Skip to Content
reality TV reviews, news, and analysis since 2000

Cold Justice cancelled by TNT

Cold Justice cancelled by TNT

Cold Justice, the series that chronicled the investigation of cold cases and had real-world consequences, has been effectively cancelled by TNT, reality blurred has learned. The show aired three seasons and one spin-off, Cold Justice: Sex Crimes. Its very first episode led to a confession of murder.

Though the network has not announced its cancellation, it seems to be a victim of new management at Turner’s networks, which also includes TBS’ King of the Nerds, which was unceremoniously cancelled last summer. Both shows were strong ratings performers, but both shows predate new Turner executive Kevin Reilly, who is changing both networks, and there was apparently no room for these reality series.

It’s possible another network will pick it up.

I’ve reached out to stars Kelly Siegler and Yolanda McClary, and production company Magical Elves, for their thoughts, and will update if I hear back. I’ve repeatedly asked TNT representatives for comment or explanation, and have not received either.

Cold Justice: popular and now cancelled

The final season three episode aired Sept. 18, 2015.

Now, Cold Justice has become cold itself, at least online: The show’s network web site no longer functions, and it is not on TNT’s list of series. The show’s Facebook page hasn’t been updated since late January.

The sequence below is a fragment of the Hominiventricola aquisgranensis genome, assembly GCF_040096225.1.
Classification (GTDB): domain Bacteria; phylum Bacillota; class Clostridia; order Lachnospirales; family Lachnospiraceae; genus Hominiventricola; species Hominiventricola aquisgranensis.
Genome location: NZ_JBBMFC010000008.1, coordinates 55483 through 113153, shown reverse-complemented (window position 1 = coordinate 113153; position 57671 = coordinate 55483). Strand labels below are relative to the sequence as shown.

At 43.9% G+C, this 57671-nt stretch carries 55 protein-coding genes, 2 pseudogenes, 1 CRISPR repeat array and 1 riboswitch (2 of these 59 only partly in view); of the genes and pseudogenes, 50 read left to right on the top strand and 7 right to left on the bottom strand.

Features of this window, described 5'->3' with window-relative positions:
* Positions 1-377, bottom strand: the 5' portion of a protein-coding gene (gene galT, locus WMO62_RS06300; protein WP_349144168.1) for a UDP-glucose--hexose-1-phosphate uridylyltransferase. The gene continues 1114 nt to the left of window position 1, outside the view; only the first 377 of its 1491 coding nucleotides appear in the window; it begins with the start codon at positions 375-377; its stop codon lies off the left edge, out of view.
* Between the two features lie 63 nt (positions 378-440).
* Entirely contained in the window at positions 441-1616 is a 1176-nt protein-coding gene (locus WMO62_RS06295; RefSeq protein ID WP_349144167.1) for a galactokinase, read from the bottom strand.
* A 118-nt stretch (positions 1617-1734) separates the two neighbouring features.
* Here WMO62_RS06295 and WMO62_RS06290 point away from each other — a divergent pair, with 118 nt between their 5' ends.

In May, TNT called the show “the hit investigative series” and bragged that its May 8 episode “landed 2 million viewers in Live + 7 delivery for its premiere telecast and encore,” and was “reaching an average of 3 million viewers per episode in its third season” across all devices.

Last March, announcing additional episodes of Cold Justice, TNT noted that “the show’s premiere in September 2013, Siegler and McClary have assisted local law enforcement in a long string of successful investigations, securing a total of 22 arrests, 11 criminal indictments, four confessions, three guilty pleas and three convictions,” and many more episodes aired after that.

On Twitter, Kelly Siegler gives occasional updates on what’s happening currently with cases featured on the series.

All reality blurred content is independently selected, including links to products or services. However, if you buy something after clicking an affiliate link, I may earn a commission, which helps support reality blurred. Learn more.

More great stories

About the author

  • Andy Dehnart

    Andy Dehnart is the creator of reality blurred and a writer and teacher who obsessively and critically covers reality TV and unscripted entertainment, focusing on how it’s made and what it means.

Discussion: your turn

I think of writing about television as the start of a conversation, and I value your contributions to that conversation. We’ve created a community that connects people through open and thoughtful conversations about the TV we’re watching and the stories about it.

To share our perspectives and exchange ideas in a welcoming, supportive space, I’ve created these rules for commenting here. By commenting below, you confirm that you’ve read and agree to those rules.

Happy discussing!